Ideas. Stories. Community.
Play Live Radio
Next Up:
0:00 0:00
Available On Air Stations

Outdoor education and tech: Augmented reality

Discover Dinosaurs user interface
Hattison Rensberry
Discover Dinosaurs user interface

In a world of ever-present technology, few can agree on how much time children need on their devices. Some suggest that kids should spend more time outside instead. For kids in Colorado, a new collaboration between land management agencies and municipalities has found a way to get kids outside, even if they bring their phones.

Dinosaur Hill is the site where in 1901 the fossil of a 70 foot long Apatosaurus was uncovered by paleontologist Elmer Riggs and his team. Due to hazardous conditions, the expedition was forced to abandon the dig and the tail of the dinosaur deep inside of the hill.

I’m standing at the Dinosaur Hill trailhead in Fruita, Colorado.

But before I begin my hike this morning, I pull out my cellphone. I shade the screen from glare with my hand, and tap the latest app. Words appear on the screen, “Your adventure is about to begin…” Scrolling down, I select the pre-downloaded mission titled “Discover Dinosaurs”. My location is marked with a green arrow on a satellite map, a dinosaur avatar appears on the screen, and a voice casts over my earbuds…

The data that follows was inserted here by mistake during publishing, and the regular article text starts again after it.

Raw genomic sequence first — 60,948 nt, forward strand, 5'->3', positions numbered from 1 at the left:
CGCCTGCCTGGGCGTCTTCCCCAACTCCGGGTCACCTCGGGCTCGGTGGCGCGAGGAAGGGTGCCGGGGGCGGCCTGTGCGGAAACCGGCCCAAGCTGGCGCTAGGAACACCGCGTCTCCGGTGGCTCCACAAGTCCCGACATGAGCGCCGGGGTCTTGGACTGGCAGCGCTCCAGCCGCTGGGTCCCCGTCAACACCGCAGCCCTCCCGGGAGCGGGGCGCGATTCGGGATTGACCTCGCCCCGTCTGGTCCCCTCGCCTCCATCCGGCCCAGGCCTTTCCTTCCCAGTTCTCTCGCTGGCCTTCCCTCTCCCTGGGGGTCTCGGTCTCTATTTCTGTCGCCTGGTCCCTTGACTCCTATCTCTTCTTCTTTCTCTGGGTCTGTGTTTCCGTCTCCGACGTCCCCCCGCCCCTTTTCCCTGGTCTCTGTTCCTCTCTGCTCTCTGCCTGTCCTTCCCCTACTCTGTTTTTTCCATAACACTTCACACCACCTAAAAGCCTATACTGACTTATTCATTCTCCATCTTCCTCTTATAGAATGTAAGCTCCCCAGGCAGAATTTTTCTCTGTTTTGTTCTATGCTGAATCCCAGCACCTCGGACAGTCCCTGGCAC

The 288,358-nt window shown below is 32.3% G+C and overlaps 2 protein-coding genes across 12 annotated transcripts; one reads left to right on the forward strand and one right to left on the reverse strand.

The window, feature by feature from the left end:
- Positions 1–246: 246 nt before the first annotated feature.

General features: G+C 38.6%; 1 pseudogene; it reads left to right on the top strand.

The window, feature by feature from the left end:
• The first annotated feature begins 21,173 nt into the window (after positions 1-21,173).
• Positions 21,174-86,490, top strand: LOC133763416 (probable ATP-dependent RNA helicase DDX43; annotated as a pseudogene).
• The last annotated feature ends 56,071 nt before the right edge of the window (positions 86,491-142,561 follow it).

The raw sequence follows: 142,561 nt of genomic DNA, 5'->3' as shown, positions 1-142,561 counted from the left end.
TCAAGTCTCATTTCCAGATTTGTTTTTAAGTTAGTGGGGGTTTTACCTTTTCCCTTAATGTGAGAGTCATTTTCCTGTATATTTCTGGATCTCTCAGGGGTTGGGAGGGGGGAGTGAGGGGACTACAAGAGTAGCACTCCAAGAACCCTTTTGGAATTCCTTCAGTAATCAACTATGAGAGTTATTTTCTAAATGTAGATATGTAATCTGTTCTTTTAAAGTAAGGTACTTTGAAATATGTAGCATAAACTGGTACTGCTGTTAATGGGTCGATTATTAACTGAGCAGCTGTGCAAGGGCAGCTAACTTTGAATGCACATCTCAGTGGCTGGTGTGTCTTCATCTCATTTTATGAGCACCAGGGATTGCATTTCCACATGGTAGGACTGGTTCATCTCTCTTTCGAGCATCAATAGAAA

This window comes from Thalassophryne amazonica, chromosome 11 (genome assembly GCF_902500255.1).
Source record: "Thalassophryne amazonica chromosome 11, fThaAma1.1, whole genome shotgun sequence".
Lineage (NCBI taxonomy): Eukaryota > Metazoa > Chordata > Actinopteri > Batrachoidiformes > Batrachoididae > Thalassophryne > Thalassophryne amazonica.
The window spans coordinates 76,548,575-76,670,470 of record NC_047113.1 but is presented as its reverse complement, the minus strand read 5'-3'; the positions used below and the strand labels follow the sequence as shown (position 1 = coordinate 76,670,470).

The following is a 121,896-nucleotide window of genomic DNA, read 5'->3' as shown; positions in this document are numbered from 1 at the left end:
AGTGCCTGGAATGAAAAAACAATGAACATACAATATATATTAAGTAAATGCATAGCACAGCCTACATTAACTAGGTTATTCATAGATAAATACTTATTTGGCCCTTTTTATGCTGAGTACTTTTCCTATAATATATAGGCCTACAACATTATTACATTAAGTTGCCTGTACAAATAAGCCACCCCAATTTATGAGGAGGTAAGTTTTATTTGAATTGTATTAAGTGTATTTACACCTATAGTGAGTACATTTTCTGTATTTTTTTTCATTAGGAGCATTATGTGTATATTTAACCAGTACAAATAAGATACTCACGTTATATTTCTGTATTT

"Hello, my name is Agent Al. Welcome to my dig site. I am an Allosaurus, but my friends call me Big Al. My family, the dinosaurs, roamed these lands for millions of years, and now their remains are the fossils that tell stories about Earth's history and ancient life. I work with the Bureau of Land Management to study and preserve these resources, but we need help to accomplish our mission.

I am inviting you to discover dinosaurs and help the Bureau of Land Management preserve fossils. Come on in. Together, we can learn about paleontology on our public lands."

All over the state, the Colorado Explorer Campaign offers similar such “missions” for young park visitors to complete. The Discover Dinosaurs mission is for the Bureau of Land Management, and is meant to educate young explorers on the basics of paleontology, and how to preserve fossils. 

However, this isn’t just an informational audio tour or a highly-detailed pamphlet.

The Agents of Discovery app infuses outdoor education with Augmented Reality, generally defined as an interactive experience combining real world input with digitally-accessed content. 

Similar to the popular Augmented Reality game Pokemon Go, families can use the Agents of Discovery app as they hike, and encounter information or activities along the way. 

Outside in the summer sun, I’ve done just that…

"So, I'm seeing some little challenges pop up. I think it knows where I'm supposed to be. Oh, they're just little, they're question marks, because I'm not close enough to them. Okay, I see the challenge has appeared. I get three bees as a reward for this challenge.

'Fossils are rare and irreplaceable resources.